Chatfield and the 113th Illinois served along the Mississippi River, first as part of the Union efforts to capture Vicksburg and then later as part of the force garrisoning Memphis. It was while doing this duty that it saw its most combat at the battle of Brice’s Crossroads. At this battle Chatfield was captured and the prodigious writings ceased. Chatfield survived the war and eventually settled out west in Littleton, Colorado. While his wartime service was nothing too beyond the normal Edward Chatfield became a prominent man in Littleton and eventually many different places were named after him.

One of the strengths of the book is that whenever Chatfield mentioned a comrade in his writings the editors listed all they could about that person. While Chatfield is the center of the story the editors did a good job of filling in the story of the regiment.

An interesting benefit of having diaries and letters is comparing Chatfield’s thoughts between the two. There was one time in particular that he complained to his diary about being sick but in his letter home he said he was in perfect health. This self censorship was easily revealed when read with the diary, a fact the editors pointed out as well.

Much of Chatfield’s service was somewhat dreary, including work on Grant’s failed canal during the Vicksburg campaign, but this book is an excellent source on that sort of service as Chatfield wrote often. This book is also a self published work through booksurge but the quality of the work does not make that readily obvious. This is one of the better self published books I’ve ever run across.

Wednesday, January 5, 2011

Napoleonic War vs Civil War

Lately I’ve been reading a bunch of Napoleonic War-era stuff. Mostly Bernard Cornwell’s Sharpe series but also adding in non-fiction books to flesh out campaigns and personalities that interest me.

We often hear of the Civil War being fought with Napoleonic influences and in some cases I do agree, mostly I don’t. In reading though lately there are some things from that era that seem to have disappeared in the roughly 50 years between the wars. Not sure if this is an American versus European thing or if its just a change in warfare over time.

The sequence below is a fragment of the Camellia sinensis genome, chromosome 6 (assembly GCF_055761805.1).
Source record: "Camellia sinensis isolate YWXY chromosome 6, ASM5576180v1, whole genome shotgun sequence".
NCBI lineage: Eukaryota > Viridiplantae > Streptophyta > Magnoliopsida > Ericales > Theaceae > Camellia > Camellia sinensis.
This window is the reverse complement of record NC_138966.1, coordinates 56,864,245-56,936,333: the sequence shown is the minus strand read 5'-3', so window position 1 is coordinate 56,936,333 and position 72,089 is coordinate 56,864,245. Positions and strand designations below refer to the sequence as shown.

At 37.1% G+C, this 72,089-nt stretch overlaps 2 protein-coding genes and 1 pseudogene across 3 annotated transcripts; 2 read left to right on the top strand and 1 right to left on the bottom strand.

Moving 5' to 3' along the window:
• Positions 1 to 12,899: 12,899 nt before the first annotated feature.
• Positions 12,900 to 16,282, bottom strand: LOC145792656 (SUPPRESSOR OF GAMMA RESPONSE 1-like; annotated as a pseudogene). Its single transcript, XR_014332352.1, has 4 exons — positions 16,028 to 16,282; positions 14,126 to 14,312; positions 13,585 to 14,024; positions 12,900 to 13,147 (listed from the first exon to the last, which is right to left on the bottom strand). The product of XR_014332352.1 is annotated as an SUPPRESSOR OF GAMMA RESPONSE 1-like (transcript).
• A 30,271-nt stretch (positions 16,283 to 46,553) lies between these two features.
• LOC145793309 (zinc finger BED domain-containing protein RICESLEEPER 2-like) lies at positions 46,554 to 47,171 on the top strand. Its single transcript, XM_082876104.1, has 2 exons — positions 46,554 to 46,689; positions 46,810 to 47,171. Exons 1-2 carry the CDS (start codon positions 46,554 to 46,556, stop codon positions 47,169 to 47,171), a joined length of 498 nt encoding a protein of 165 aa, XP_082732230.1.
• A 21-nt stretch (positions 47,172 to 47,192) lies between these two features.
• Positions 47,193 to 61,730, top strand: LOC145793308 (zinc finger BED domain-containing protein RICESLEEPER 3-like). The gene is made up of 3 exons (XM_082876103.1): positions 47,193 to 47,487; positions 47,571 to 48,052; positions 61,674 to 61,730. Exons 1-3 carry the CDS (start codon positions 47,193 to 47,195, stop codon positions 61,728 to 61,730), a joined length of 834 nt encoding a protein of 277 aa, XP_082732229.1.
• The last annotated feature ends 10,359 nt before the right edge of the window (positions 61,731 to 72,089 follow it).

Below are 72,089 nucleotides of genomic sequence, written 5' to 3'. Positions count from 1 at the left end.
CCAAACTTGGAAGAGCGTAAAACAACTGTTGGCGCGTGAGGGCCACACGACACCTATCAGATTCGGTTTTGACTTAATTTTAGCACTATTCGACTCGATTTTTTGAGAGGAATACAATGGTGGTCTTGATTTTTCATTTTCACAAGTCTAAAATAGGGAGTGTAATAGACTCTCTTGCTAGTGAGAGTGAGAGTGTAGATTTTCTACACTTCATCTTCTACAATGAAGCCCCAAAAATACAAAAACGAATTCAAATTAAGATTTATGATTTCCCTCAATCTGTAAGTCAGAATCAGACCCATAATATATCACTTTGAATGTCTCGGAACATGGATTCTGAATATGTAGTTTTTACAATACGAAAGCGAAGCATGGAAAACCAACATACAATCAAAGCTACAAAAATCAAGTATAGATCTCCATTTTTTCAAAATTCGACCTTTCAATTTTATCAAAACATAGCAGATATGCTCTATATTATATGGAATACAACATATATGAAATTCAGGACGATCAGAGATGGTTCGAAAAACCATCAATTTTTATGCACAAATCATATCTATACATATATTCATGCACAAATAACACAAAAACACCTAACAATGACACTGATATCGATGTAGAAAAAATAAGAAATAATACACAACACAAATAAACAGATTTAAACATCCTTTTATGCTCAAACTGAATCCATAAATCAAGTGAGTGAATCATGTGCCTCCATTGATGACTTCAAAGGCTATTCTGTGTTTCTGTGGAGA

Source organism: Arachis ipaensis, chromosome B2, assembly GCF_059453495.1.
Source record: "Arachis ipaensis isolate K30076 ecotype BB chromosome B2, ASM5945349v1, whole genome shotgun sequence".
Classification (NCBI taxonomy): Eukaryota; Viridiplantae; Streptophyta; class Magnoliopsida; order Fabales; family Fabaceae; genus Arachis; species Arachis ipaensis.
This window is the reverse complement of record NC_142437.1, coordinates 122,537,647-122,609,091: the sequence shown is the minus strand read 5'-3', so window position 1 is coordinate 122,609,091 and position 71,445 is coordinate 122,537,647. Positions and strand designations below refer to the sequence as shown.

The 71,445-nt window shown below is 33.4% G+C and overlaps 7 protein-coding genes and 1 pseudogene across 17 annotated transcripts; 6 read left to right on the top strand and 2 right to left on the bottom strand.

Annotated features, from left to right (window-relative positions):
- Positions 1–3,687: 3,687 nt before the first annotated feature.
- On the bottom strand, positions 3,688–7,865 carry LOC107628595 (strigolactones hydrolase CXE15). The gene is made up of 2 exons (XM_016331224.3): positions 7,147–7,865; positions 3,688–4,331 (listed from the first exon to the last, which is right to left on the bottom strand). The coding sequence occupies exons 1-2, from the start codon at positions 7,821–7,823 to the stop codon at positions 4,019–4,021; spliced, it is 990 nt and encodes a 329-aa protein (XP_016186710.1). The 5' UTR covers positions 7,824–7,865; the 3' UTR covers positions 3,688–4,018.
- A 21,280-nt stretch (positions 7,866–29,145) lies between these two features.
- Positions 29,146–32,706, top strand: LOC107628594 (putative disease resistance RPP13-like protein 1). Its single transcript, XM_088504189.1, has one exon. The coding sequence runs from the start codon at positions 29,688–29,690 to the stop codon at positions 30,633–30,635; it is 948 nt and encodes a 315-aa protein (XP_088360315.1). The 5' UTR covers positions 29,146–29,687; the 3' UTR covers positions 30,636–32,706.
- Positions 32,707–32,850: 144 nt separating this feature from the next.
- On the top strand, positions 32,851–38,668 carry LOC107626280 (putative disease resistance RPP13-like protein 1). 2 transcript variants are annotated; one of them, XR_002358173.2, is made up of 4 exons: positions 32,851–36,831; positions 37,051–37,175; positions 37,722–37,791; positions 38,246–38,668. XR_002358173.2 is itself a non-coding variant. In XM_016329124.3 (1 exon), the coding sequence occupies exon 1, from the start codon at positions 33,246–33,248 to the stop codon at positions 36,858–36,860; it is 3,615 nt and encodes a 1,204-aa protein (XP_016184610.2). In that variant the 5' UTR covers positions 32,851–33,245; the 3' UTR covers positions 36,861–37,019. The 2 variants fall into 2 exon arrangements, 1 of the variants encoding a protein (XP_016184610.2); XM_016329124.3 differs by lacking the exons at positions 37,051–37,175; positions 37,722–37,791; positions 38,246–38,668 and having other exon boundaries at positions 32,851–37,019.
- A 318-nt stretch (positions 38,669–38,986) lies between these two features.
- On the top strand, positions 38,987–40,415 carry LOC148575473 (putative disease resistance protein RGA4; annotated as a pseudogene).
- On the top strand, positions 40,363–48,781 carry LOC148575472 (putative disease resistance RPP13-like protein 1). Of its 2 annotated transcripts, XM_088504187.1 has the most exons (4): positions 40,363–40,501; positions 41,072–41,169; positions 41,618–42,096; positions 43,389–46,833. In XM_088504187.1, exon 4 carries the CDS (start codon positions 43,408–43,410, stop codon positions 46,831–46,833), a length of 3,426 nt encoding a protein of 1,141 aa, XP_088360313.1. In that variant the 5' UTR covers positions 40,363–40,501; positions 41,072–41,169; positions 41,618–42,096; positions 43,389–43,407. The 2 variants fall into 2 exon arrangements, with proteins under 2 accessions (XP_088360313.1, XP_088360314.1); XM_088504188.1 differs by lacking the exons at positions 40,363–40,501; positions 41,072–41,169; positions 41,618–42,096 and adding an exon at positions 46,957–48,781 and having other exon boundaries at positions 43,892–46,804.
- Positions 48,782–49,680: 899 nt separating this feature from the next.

For example I have read accounts of the dead being burned after a battle. Apparently the ground would be too hard for burial trenches and so the dead would be stripped of belongings, including most of their clothes when wanted/needed, piled together and burned. And this was done for both sides, not something that you just did to your enemies but also to your own side. This seems truly strange to me and it might be a cultural difference but I feel pretty confident that this was not done in the Civil War, at least not intentionally.

The extent of looting also seems out of place in the Civil War. I realize that soldiers always have looted the dead, and probably always will. But in the Napoleonic era it there seems to be quasi-sanctioned looting against civilians, and we’re not talking about stealing the chickens from a farmer. If there was a siege, especially if the attackers suffered much, the town was going to be sacked. At Badajoz it took 72 hours to get the army back under control. Cornwell has a line in one novel about how the army stole what could be carried and raped what couldn’t be stolen. Obviously not 100% true but gives a flavor of what the fighting was like. At Vitoria the loot was immense, in modern terms it could have been about £100 million. And this loot did not go straight into the British coffers, although technically forbidden the common soldiers kept some of the loot themselves.

Also it seems that post-war everyone studied the campaigns of Napoleon but it appears to me that Civil War officers would have been better served by studying Wellington. Strategically they both seem to be very good at their craft but tactically I think Wellington was his superior, something that was proven on the only battlefield they faced each other directly, Waterloo. Napoleon used a column formation to attack instead of lines as we are familiar with from the Civil War. Wellington used lines. The key to breaking the column is as simple as pouring as much firepower into the column as possible. The column formation means that only a small percentage of it can fire at the defenders, the front rank and the men along the sides. But if you can put a ton of firepower into that column and make it halt then you’ll win. The British army was apparently one of the better trained armies in how fast they could fire their muskets. The other European nations were not as fast and the column attacks defeated them time after time. But eventually the British got a toehold in Spain-Portugal and proved their might against the columns.

Reading about the Peninsular War has made me want to visit Portugal and Spain, and perhaps some day I will. I’d also love to see Waterloo but am disappointed that the terrain has been much changed, mostly to build a monument. I did have the good fortune to visit London many years ago and went through Wellington’s house. I would definitely do so again now that I know more about the man.